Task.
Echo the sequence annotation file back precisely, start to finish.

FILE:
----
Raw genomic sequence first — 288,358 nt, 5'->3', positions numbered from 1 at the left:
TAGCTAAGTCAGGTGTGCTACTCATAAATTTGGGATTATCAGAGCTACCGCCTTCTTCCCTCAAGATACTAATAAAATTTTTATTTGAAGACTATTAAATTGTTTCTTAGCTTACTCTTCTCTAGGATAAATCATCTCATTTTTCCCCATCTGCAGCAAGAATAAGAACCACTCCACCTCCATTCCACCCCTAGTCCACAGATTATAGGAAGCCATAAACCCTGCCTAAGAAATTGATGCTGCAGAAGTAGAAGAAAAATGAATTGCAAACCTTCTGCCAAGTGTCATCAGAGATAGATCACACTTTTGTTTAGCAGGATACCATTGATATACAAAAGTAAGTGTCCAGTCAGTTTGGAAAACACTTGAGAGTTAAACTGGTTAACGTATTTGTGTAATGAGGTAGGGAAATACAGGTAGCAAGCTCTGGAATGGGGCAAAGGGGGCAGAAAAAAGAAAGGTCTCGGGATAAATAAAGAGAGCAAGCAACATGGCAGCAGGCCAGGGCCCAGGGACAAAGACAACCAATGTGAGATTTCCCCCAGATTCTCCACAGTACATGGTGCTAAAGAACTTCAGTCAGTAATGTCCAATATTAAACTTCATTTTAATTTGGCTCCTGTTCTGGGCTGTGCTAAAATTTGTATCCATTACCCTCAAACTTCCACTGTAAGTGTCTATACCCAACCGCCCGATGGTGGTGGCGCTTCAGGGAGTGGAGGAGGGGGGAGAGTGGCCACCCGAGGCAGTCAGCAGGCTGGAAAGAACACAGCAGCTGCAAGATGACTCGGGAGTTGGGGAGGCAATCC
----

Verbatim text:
Raw genomic sequence first — 288,358 nt, 5'->3', positions numbered from 1 at the left:
TAGCTAAGTCAGGTGTGCTACTCATAAATTTGGGATTATCAGAGCTACCGCCTTCTTCCCTCAAGATACTAATAAAATTTTTATTTGAAGACTATTAAATTGTTTCTTAGCTTACTCTTCTCTAGGATAAATCATCTCATTTTTCCCCATCTGCAGCAAGAATAAGAACCACTCCACCTCCATTCCACCCCTAGTCCACAGATTATAGGAAGCCATAAACCCTGCCTAAGAAATTGATGCTGCAGAAGTAGAAGAAAAATGAATTGCAAACCTTCTGCCAAGTGTCATCAGAGATAGATCACACTTTTGTTTAGCAGGATACCATTGATATACAAAAGTAAGTGTCCAGTCAGTTTGGAAAACACTTGAGAGTTAAACTGGTTAACGTATTTGTGTAATGAGGTAGGGAAATACAGGTAGCAAGCTCTGGAATGGGGCAAAGGGGGCAGAAAAAAGAAAGGTCTCGGGATAAATAAAGAGAGCAAGCAACATGGCAGCAGGCCAGGGCCCAGGGACAAAGACAACCAATGTGAGATTTCCCCCAGATTCTCCACAGTACATGGTGCTAAAGAACTTCAGTCAGTAATGTCCAATATTAAACTTCATTTTAATTTGGCTCCTGTTCTGGGCTGTGCTAAAATTTGTATCCATTACCCTCAAACTTCCACTGTAAGTGTCTATACCCAACCGCCCGATGGTGGTGGCGCTTCAGGGAGTGGAGGAGGGGGGAGAGTGGCCACCCGAGGCAGTCAGCAGGCTGGAAAGAACACAGCAGCTGCAAGATGACTCGGGAGTTGGGGAGGCAATCC